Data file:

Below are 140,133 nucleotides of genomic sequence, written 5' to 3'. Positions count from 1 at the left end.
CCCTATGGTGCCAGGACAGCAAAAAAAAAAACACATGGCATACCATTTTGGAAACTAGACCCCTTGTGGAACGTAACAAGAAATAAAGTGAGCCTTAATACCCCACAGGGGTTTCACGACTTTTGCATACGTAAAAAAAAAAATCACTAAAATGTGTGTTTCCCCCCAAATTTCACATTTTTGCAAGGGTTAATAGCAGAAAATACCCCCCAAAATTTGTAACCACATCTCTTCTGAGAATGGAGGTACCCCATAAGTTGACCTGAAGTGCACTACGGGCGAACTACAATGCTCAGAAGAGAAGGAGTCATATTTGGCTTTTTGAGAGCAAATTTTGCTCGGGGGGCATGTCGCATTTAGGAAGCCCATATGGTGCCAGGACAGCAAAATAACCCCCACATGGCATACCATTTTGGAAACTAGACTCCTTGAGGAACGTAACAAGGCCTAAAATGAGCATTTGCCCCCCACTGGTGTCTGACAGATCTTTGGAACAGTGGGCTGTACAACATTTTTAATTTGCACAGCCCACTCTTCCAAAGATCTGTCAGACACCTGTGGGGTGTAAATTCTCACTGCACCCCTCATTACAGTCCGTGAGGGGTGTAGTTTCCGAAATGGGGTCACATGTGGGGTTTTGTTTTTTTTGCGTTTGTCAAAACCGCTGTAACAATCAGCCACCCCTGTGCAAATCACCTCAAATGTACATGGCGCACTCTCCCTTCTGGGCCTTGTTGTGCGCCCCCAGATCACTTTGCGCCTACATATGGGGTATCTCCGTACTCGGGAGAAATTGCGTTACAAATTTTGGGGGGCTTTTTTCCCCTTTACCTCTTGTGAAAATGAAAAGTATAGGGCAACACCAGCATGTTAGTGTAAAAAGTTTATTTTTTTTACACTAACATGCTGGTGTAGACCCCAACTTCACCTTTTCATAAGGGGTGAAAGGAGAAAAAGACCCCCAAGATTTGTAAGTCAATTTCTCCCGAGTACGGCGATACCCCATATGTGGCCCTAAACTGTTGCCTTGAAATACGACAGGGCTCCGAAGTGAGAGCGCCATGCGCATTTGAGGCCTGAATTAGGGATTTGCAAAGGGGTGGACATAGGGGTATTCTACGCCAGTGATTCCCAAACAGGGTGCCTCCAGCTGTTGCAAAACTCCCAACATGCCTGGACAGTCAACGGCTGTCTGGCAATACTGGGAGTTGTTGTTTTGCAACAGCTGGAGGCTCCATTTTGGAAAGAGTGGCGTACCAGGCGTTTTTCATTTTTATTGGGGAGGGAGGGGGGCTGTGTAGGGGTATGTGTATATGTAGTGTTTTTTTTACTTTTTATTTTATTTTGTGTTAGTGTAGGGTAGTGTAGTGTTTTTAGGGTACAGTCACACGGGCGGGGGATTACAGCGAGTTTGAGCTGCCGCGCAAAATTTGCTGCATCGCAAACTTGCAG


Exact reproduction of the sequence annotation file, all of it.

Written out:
Below are 140,133 nucleotides of genomic sequence, written 5' to 3'. Positions count from 1 at the left end.
CCCTATGGTGCCAGGACAGCAAAAAAAAAAACACATGGCATACCATTTTGGAAACTAGACCCCTTGTGGAACGTAACAAGAAATAAAGTGAGCCTTAATACCCCACAGGGGTTTCACGACTTTTGCATACGTAAAAAAAAAAATCACTAAAATGTGTGTTTCCCCCCAAATTTCACATTTTTGCAAGGGTTAATAGCAGAAAATACCCCCCAAAATTTGTAACCACATCTCTTCTGAGAATGGAGGTACCCCATAAGTTGACCTGAAGTGCACTACGGGCGAACTACAATGCTCAGAAGAGAAGGAGTCATATTTGGCTTTTTGAGAGCAAATTTTGCTCGGGGGGCATGTCGCATTTAGGAAGCCCATATGGTGCCAGGACAGCAAAATAACCCCCACATGGCATACCATTTTGGAAACTAGACTCCTTGAGGAACGTAACAAGGCCTAAAATGAGCATTTGCCCCCCACTGGTGTCTGACAGATCTTTGGAACAGTGGGCTGTACAACATTTTTAATTTGCACAGCCCACTCTTCCAAAGATCTGTCAGACACCTGTGGGGTGTAAATTCTCACTGCACCCCTCATTACAGTCCGTGAGGGGTGTAGTTTCCGAAATGGGGTCACATGTGGGGTTTTGTTTTTTTTGCGTTTGTCAAAACCGCTGTAACAATCAGCCACCCCTGTGCAAATCACCTCAAATGTACATGGCGCACTCTCCCTTCTGGGCCTTGTTGTGCGCCCCCAGATCACTTTGCGCCTACATATGGGGTATCTCCGTACTCGGGAGAAATTGCGTTACAAATTTTGGGGGGCTTTTTTCCCCTTTACCTCTTGTGAAAATGAAAAGTATAGGGCAACACCAGCATGTTAGTGTAAAAAGTTTATTTTTTTTACACTAACATGCTGGTGTAGACCCCAACTTCACCTTTTCATAAGGGGTGAAAGGAGAAAAAGACCCCCAAGATTTGTAAGTCAATTTCTCCCGAGTACGGCGATACCCCATATGTGGCCCTAAACTGTTGCCTTGAAATACGACAGGGCTCCGAAGTGAGAGCGCCATGCGCATTTGAGGCCTGAATTAGGGATTTGCAAAGGGGTGGACATAGGGGTATTCTACGCCAGTGATTCCCAAACAGGGTGCCTCCAGCTGTTGCAAAACTCCCAACATGCCTGGACAGTCAACGGCTGTCTGGCAATACTGGGAGTTGTTGTTTTGCAACAGCTGGAGGCTCCATTTTGGAAAGAGTGGCGTACCAGGCGTTTTTCATTTTTATTGGGGAGGGAGGGGGGCTGTGTAGGGGTATGTGTATATGTAGTGTTTTTTTTACTTTTTATTTTATTTTGTGTTAGTGTAGGGTAGTGTAGTGTTTTTAGGGTACAGTCACACGGGCGGGGGATTACAGCGAGTTTGAGCTGCCGCGCAAAATTTGCTGCATCGCAAACTTGCAG